Salesforce Is Helping Employees Get Out Of Indiana

SAN FRANCISCO, CA - OCTOBER 14:  Marc Benioff delivers the keynote speech at's Dreamforce 2014 Conference at M
SAN FRANCISCO, CA - OCTOBER 14: Marc Benioff delivers the keynote speech at's Dreamforce 2014 Conference at Moscone South on October 14, 2014 in San Francisco, California. (Photo by Tim Mosenfelder/Getty Images)

Salesforce is stepping up its opposition to Indiana’s controversial religious-freedom law.

The cloud computing company said Wednesday it is helping employees who are uncomfortable with the law, which allows business owners to discriminate against LGBT people, transfer out of the state.

“I just got an email on the way to the studio from another employee who said, ‘Look, I don’t feel comfortable living in this state any more, you have to move me out,’” CEO Marc Benioff, who helped lead a corporate boycott against Indiana last week, told CNN’s Poppy Harlow. “I gave him a $50,000 relocation package and said, ‘Great, you’re clear to go.’”

Salesforce confirmed that it has helped several workers arrange plans to leave Indiana.

"Our employees in Indy started a grassroots effort that led us to take a stand against this law," Scott McCorkle, chief executive of the company's Indianapolis-based marketing cloud division, said in a statement to The Huffington Post on Thursday. "As a result of this law, a few employees have asked to relocate and we supported those requests. This is not unusual for Salesforce."

Indiana’s Religious Freedom Restoration Act, which Gov. Mike Pence signed into law last week, has faced vociferous criticism from business leaders, particularly in the tech industry. On Wednesday, dozens of top Silicon Valley executives signed a joint statement urging lawmakers to include lesbian, gay, bisexual and transgender people in non-discrimination legislation -- a move advocates called “historic.” Even Walmart, which has a history of donating to conservative political candidates who have opposed LGBT rights, successfully lobbied the governor in its home state of Arkansas to block a similar bill.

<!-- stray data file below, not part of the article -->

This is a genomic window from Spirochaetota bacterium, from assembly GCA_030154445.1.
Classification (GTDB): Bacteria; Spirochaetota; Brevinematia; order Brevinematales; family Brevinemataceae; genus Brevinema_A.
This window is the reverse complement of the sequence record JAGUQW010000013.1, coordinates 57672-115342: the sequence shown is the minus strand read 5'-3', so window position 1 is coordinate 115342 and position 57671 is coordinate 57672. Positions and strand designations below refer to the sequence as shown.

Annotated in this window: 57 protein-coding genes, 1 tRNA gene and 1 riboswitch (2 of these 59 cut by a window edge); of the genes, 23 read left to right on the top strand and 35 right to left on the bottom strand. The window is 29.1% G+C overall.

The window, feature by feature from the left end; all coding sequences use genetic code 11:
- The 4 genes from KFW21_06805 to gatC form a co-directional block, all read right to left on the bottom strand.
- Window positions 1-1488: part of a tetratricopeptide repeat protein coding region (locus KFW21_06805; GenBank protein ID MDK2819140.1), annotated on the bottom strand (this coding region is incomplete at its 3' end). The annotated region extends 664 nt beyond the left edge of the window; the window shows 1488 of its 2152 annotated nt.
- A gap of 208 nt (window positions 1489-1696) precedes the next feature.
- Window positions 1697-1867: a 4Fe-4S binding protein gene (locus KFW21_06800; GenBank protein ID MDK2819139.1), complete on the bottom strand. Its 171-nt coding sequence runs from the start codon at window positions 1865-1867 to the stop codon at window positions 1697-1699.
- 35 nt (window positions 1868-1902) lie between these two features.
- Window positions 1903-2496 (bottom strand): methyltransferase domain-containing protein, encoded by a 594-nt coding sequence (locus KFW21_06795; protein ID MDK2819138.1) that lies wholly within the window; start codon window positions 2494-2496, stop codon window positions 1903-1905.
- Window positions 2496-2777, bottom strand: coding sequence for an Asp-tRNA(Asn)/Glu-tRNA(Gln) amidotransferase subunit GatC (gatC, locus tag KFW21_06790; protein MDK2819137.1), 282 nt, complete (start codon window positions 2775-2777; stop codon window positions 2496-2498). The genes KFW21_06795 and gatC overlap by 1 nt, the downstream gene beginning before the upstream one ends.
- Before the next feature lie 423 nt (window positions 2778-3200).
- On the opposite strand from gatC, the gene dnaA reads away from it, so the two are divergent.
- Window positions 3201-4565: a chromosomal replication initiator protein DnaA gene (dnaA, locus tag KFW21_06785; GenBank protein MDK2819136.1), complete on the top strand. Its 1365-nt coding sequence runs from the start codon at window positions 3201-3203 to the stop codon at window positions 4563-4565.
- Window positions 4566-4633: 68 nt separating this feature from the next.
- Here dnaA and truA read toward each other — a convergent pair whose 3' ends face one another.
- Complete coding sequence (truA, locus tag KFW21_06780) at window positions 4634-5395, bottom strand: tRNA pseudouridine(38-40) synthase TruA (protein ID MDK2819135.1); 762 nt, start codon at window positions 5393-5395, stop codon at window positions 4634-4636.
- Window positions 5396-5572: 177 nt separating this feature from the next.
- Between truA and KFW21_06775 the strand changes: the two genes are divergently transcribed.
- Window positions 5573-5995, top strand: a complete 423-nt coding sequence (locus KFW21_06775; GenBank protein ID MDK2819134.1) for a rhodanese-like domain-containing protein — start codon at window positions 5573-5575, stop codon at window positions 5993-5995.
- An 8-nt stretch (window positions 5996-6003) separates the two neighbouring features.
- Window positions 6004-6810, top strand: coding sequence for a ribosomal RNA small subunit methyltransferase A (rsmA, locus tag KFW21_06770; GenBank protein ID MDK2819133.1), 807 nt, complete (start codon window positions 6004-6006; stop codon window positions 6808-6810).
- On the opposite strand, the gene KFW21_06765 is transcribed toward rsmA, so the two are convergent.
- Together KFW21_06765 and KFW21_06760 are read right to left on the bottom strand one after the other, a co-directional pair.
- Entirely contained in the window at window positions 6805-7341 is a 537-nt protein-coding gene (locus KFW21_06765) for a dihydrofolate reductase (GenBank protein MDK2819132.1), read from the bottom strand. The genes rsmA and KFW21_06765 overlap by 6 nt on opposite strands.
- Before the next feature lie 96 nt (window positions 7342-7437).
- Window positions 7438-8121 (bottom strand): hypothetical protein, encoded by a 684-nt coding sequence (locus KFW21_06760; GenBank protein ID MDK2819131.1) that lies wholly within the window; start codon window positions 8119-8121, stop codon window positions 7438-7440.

The pressure appears to be working in Indiana, too. In a televised press conference on Thursday morning, Indiana Republicans said they plan to submit additions to its law clearly stating that no one will "be able to discriminate against anyone at any time."

Still, the legislators said they would not yet amend anti-discriminatory civil rights laws to include LGBT people as a protected class.

Salesforce has a sizable presence in Indiana. In 2013, Salesforce acquired the Indianapolis-based marketing software firm ExactTarget for $2.5 billion. Benioff told CNN the company could not afford to shutter all of its operations in Indiana.

Still, Benioff vowed to cut back on his company’s investments in Indiana unless the “brutal” law is repealed or altered.

“This is a really important point -- that, you know, CEOs have a lot of power and control on investment in states, and we want to invest in states where there is equality,” Benioff told CNN.

This story has been updated with a statement from Salesforce.